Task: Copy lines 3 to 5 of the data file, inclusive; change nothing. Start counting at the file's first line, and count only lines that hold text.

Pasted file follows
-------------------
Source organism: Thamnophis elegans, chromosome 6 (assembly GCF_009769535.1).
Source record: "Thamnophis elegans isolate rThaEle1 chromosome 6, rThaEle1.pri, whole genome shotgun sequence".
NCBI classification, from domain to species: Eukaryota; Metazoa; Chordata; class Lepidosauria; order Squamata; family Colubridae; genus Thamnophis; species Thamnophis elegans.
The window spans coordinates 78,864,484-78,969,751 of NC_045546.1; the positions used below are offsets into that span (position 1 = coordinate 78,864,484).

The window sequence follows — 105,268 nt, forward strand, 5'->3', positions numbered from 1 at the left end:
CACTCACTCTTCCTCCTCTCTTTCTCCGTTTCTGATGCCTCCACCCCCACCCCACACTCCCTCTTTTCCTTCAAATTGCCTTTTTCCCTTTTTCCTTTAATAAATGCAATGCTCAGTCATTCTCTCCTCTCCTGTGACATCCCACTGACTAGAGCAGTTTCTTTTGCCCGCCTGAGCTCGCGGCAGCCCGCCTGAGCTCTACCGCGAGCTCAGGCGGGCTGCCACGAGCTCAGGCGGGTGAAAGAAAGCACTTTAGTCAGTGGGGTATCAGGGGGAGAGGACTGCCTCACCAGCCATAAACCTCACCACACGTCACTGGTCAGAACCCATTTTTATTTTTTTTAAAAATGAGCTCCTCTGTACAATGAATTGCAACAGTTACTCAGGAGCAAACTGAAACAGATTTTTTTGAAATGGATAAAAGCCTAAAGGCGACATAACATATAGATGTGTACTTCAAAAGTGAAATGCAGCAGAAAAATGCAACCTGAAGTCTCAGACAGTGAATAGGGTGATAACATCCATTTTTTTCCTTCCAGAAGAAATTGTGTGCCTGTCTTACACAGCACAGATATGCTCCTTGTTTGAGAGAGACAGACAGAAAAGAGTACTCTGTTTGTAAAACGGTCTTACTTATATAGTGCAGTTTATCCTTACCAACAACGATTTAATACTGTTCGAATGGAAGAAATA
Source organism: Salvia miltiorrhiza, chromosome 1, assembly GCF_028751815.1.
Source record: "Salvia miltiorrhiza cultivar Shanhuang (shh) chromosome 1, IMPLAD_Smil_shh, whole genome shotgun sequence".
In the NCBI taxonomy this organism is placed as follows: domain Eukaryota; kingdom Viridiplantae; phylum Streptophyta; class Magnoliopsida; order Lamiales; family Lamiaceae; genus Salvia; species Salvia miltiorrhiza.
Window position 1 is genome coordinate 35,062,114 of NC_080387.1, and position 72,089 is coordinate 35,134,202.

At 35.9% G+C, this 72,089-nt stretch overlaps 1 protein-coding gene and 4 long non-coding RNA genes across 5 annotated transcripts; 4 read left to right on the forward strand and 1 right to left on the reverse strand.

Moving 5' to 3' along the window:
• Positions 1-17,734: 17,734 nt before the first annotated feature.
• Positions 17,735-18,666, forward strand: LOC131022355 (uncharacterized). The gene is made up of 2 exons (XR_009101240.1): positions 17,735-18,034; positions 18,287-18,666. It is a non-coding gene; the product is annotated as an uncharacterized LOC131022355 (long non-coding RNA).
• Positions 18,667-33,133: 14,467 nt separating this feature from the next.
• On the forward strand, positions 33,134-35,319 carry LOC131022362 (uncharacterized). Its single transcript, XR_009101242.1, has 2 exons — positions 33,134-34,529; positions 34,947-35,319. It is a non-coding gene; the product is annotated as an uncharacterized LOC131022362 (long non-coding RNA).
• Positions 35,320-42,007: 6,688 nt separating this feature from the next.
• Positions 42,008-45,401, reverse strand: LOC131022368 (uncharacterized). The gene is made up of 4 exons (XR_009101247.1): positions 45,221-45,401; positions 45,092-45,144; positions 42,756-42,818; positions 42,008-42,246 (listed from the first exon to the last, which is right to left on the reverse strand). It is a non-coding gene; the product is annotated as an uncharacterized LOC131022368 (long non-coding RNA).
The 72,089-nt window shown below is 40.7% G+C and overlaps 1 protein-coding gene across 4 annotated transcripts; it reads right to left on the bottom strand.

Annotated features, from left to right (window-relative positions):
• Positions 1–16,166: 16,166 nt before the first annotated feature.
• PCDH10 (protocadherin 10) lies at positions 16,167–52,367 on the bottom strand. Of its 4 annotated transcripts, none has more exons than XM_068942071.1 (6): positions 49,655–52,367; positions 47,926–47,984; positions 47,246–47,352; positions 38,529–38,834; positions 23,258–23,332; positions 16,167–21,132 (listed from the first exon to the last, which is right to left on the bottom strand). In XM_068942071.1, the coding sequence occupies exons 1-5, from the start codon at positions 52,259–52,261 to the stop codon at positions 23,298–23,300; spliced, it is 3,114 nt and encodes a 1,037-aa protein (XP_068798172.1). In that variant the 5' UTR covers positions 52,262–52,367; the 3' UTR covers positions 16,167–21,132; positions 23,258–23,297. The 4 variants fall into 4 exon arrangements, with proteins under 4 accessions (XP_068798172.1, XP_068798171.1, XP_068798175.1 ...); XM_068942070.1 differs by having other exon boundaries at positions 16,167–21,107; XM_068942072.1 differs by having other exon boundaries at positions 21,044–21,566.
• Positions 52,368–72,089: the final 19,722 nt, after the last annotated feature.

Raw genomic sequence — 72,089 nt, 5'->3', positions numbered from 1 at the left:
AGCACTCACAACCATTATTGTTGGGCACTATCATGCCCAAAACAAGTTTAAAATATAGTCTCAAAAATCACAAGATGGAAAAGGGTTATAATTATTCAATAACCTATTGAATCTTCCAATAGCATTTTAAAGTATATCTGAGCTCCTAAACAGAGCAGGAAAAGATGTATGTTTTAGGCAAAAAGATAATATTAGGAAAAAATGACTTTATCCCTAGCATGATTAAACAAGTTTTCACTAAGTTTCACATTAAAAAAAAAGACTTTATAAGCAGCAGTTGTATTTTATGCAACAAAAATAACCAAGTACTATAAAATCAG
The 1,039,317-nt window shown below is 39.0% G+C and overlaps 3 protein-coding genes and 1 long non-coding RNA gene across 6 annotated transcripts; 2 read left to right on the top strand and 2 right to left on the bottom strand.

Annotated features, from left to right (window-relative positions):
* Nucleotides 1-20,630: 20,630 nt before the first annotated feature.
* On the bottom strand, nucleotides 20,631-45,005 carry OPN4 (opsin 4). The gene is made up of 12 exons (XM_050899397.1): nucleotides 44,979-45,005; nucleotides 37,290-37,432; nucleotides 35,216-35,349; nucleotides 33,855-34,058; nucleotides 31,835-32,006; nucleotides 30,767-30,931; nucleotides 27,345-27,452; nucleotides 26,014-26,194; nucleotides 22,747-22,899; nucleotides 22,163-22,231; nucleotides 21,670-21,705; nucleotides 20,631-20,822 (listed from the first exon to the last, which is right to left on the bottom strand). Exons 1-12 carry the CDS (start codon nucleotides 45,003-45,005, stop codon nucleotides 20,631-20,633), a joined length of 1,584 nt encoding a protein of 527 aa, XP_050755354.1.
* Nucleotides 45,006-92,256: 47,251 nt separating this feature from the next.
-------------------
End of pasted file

NCBI classification, from domain to species: Eukaryota; Metazoa; Chordata; class Lepidosauria; order Squamata; family Colubridae; genus Thamnophis; species Thamnophis elegans.
The window spans coordinates 78,864,484-78,969,751 of NC_045546.1; the positions used below are offsets into that span (position 1 = coordinate 78,864,484).

The window sequence follows — 105,268 nt, forward strand, 5'->3', positions numbered from 1 at the left end: